Known as a jazz innovator whose arrangements led to the birth and success of swing music, Fletcher Henderson is recognized as one the most influential bandleaders to come out of the early New York jazz scene. Fletcher Henderson got his start as a piano player and musical director for W. C Handy's publishing company in New York City during the early twenties. On his first recordings he was an accompanist for Bessie Smith and Ethel Waters. Henderson formed his first orchestra in 1923, which performed at the Cotton Club, a white owned club featuring black musicians. Henderson's outfit became known as one of the first large bands to play jazz. With future jazz legends Coleman Hawkins and Don Redman already in his band, Henderson recruited Louis Armstrong in 1924. Armstrong's skill as a trumpeter and improviser challenged the rest of Fletcher's musicians for the year he was with the band, in the process raising the level of jazz to beyond anything they had played previously.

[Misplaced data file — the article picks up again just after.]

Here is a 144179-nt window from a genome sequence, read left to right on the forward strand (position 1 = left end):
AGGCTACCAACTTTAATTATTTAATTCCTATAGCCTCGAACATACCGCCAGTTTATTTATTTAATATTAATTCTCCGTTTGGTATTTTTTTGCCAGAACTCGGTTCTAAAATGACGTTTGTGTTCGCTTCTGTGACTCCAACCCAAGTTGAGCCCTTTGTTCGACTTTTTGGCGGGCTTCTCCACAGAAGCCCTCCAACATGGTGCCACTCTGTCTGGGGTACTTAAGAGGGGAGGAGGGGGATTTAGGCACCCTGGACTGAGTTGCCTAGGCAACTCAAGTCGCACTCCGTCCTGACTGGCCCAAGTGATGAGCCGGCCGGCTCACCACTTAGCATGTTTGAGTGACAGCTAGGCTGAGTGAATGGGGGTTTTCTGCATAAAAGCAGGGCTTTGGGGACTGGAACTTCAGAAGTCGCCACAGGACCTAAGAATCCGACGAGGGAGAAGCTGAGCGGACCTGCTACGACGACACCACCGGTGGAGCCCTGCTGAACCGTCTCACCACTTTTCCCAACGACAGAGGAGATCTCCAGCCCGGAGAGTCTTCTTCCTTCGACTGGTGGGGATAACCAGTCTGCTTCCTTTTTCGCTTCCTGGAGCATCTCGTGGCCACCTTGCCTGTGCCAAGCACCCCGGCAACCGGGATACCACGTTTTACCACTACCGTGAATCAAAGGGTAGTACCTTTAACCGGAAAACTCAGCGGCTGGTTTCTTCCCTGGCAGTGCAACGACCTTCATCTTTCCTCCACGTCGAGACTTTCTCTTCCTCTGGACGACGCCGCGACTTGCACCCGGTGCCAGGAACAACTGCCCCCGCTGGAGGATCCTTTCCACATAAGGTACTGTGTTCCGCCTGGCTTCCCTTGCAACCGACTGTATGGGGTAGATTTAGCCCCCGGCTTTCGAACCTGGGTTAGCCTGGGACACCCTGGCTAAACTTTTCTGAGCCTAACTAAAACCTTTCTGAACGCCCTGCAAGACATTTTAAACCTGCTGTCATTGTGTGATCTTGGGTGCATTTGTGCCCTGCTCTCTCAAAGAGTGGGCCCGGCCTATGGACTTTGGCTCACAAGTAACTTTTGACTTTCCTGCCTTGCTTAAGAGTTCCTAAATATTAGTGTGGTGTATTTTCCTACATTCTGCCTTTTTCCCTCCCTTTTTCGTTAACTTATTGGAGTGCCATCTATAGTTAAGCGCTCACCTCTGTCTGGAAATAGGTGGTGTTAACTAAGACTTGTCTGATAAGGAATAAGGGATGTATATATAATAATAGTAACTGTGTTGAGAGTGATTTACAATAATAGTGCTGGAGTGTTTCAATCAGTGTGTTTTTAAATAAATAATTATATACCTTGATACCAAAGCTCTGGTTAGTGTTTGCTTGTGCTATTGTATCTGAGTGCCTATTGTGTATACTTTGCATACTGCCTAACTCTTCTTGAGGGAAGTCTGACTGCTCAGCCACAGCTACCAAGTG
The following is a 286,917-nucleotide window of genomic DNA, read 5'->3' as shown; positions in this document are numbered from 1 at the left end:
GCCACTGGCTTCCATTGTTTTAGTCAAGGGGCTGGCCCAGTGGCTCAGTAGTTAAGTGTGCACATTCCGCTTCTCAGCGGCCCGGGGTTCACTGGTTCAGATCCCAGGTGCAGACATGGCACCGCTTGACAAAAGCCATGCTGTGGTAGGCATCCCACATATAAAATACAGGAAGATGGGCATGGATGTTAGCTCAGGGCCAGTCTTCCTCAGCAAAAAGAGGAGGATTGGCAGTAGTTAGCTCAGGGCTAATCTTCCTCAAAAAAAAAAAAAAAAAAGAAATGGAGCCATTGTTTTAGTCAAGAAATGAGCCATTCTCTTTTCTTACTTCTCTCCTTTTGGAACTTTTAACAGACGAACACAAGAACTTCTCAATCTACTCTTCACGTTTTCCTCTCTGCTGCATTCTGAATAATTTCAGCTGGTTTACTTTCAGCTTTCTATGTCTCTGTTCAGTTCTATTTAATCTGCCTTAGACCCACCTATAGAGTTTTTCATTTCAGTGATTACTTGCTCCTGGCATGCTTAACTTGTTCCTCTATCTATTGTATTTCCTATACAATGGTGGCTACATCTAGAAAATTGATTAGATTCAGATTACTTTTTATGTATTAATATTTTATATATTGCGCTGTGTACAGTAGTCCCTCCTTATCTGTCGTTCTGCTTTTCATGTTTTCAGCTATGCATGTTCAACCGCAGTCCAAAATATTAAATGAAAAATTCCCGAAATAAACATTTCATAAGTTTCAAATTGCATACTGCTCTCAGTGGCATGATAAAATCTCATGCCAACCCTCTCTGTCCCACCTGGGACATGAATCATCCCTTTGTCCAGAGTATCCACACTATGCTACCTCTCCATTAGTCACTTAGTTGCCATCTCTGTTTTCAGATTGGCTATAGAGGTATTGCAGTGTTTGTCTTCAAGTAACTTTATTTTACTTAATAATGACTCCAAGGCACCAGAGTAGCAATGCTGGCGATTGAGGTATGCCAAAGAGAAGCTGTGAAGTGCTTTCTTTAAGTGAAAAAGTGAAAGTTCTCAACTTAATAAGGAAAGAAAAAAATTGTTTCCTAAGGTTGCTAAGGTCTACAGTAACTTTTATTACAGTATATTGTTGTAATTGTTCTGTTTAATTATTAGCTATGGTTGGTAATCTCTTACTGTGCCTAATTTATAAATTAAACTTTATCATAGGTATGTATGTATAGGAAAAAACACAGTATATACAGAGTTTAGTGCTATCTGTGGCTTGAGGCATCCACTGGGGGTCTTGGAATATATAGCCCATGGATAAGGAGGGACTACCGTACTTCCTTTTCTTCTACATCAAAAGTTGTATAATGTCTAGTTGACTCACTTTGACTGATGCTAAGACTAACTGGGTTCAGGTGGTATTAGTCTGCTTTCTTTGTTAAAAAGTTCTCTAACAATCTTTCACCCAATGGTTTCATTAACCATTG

Fletcher Henderson's Orchestra continued to entertain in the 1930s as Henderson refined his approach to jazz. This was accomplished by including pop tunes in the repertoire while leaving room for improvisation, thus moving the emphasis toward that of a dance band. When the band finally broke up, Henderson sold some of his arrangements to up and coming bandleader Benny Goodman, who used them as the basis for the beginnings of the Swing Era. In 1939, Fletcher joined Goodman as a pianist and arranger who continued to lead Goodman's band to new heights. The rest of Henderson's life was spent performing with jazz musicians in various settings. His influence as an arranger can still be heard in many big band's jazz arrangements.
CDs in Print
- Fletcher Henderson's recordings on CD